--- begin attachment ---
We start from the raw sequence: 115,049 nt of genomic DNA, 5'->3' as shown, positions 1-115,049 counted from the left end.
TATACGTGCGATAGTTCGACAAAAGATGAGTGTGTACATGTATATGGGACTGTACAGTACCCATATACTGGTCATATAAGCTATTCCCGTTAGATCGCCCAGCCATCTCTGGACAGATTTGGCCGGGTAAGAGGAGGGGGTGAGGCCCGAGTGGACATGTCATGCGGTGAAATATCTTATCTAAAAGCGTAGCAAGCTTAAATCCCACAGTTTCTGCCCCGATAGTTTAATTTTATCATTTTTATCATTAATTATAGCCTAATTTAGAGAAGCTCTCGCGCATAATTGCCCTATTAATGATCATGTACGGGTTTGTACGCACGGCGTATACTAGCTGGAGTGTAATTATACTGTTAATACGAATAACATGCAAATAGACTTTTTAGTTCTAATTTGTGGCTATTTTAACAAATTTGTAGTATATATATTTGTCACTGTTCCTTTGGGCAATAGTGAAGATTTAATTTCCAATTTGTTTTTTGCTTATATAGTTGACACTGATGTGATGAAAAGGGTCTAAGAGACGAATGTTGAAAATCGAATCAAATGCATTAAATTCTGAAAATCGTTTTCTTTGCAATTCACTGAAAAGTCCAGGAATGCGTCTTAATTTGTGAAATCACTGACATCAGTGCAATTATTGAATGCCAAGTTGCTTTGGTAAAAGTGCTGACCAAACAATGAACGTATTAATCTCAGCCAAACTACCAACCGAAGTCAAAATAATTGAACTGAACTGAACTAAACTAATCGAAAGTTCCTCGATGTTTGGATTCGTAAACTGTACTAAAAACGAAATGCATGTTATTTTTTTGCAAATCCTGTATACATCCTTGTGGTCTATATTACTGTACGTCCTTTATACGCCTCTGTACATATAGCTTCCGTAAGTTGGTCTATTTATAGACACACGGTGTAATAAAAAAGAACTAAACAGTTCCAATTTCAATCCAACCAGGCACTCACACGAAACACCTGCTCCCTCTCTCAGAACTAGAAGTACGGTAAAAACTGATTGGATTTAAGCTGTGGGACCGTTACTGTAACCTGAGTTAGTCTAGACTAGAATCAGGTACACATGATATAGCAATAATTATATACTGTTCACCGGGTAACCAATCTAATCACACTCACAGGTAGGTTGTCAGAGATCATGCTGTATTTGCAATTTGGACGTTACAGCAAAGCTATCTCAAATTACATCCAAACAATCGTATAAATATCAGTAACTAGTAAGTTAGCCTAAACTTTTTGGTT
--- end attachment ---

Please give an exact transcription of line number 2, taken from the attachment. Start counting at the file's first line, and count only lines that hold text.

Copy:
TATACGTGCGATAGTTCGACAAAAGATGAGTGTGTACATGTATATGGGACTGTACAGTACCCATATACTGGTCATATAAGCTATTCCCGTTAGATCGCCCAGCCATCTCTGGACAGATTTGGCCGGGTAAGAGGAGGGGGTGAGGCCCGAGTGGACATGTCATGCGGTGAAATATCTTATCTAAAAGCGTAGCAAGCTTAAATCCCACAGTTTCTGCCCCGATAGTTTAATTTTATCATTTTTATCATTAATTATAGCCTAATTTAGAGAAGCTCTCGCGCATAATTGCCCTATTAATGATCATGTACGGGTTTGTACGCACGGCGTATACTAGCTGGAGTGTAATTATACTGTTAATACGAATAACATGCAAATAGACTTTTTAGTTCTAATTTGTGGCTATTTTAACAAATTTGTAGTATATATATTTGTCACTGTTCCTTTGGGCAATAGTGAAGATTTAATTTCCAATTTGTTTTTTGCTTATATAGTTGACACTGATGTGATGAAAAGGGTCTAAGAGACGAATGTTGAAAATCGAATCAAATGCATTAAATTCTGAAAATCGTTTTCTTTGCAATTCACTGAAAAGTCCAGGAATGCGTCTTAATTTGTGAAATCACTGACATCAGTGCAATTATTGAATGCCAAGTTGCTTTGGTAAAAGTGCTGACCAAACAATGAACGTATTAATCTCAGCCAAACTACCAACCGAAGTCAAAATAATTGAACTGAACTGAACTAAACTAATCGAAAGTTCCTCGATGTTTGGATTCGTAAACTGTACTAAAAACGAAATGCATGTTATTTTTTTGCAAATCCTGTATACATCCTTGTGGTCTATATTACTGTACGTCCTTTATACGCCTCTGTACATATAGCTTCCGTAAGTTGGTCTATTTATAGACACACGGTGTAATAAAAAAGAACTAAACAGTTCCAATTTCAATCCAACCAGGCACTCACACGAAACACCTGCTCCCTCTCTCAGAACTAGAAGTACGGTAAAAACTGATTGGATTTAAGCTGTGGGACCGTTACTGTAACCTGAGTTAGTCTAGACTAGAATCAGGTACACATGATATAGCAATAATTATATACTGTTCACCGGGTAACCAATCTAATCACACTCACAGGTAGGTTGTCAGAGATCATGCTGTATTTGCAATTTGGACGTTACAGCAAAGCTATCTCAAATTACATCCAAACAATCGTATAAATATCAGTAACTAGTAAGTTAGCCTAAACTTTTTGGTT